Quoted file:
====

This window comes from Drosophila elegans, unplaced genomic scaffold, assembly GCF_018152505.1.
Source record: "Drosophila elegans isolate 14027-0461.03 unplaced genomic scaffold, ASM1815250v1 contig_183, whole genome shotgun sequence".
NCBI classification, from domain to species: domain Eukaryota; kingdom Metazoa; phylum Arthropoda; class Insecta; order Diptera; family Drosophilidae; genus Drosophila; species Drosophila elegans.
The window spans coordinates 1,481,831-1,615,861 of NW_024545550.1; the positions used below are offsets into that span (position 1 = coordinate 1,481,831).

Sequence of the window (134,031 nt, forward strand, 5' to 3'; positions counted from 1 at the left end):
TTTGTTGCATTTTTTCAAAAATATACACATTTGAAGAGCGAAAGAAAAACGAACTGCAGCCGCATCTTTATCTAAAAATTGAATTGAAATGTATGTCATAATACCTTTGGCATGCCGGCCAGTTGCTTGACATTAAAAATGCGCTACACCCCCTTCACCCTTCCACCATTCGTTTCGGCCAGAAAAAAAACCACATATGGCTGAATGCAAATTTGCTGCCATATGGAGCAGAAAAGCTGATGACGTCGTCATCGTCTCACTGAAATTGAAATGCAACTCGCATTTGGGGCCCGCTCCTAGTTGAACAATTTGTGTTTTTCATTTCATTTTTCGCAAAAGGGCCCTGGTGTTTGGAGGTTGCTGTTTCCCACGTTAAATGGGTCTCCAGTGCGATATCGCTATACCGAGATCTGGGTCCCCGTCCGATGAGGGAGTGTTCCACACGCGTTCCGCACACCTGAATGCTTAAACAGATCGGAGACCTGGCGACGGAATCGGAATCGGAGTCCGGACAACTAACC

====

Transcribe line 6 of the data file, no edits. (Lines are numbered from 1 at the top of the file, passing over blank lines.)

TTTGTTGCATTTTTTCAAAAATATACACATTTGAAGAGCGAAAGAAAAACGAACTGCAGCCGCATCTTTATCTAAAAATTGAATTGAAATGTATGTCATAATACCTTTGGCATGCCGGCCAGTTGCTTGACATTAAAAATGCGCTACACCCCCTTCACCCTTCCACCATTCGTTTCGGCCAGAAAAAAAACCACATATGGCTGAATGCAAATTTGCTGCCATATGGAGCAGAAAAGCTGATGACGTCGTCATCGTCTCACTGAAATTGAAATGCAACTCGCATTTGGGGCCCGCTCCTAGTTGAACAATTTGTGTTTTTCATTTCATTTTTCGCAAAAGGGCCCTGGTGTTTGGAGGTTGCTGTTTCCCACGTTAAATGGGTCTCCAGTGCGATATCGCTATACCGAGATCTGGGTCCCCGTCCGATGAGGGAGTGTTCCACACGCGTTCCGCACACCTGAATGCTTAAACAGATCGGAGACCTGGCGACGGAATCGGAATCGGAGTCCGGACAACTAACC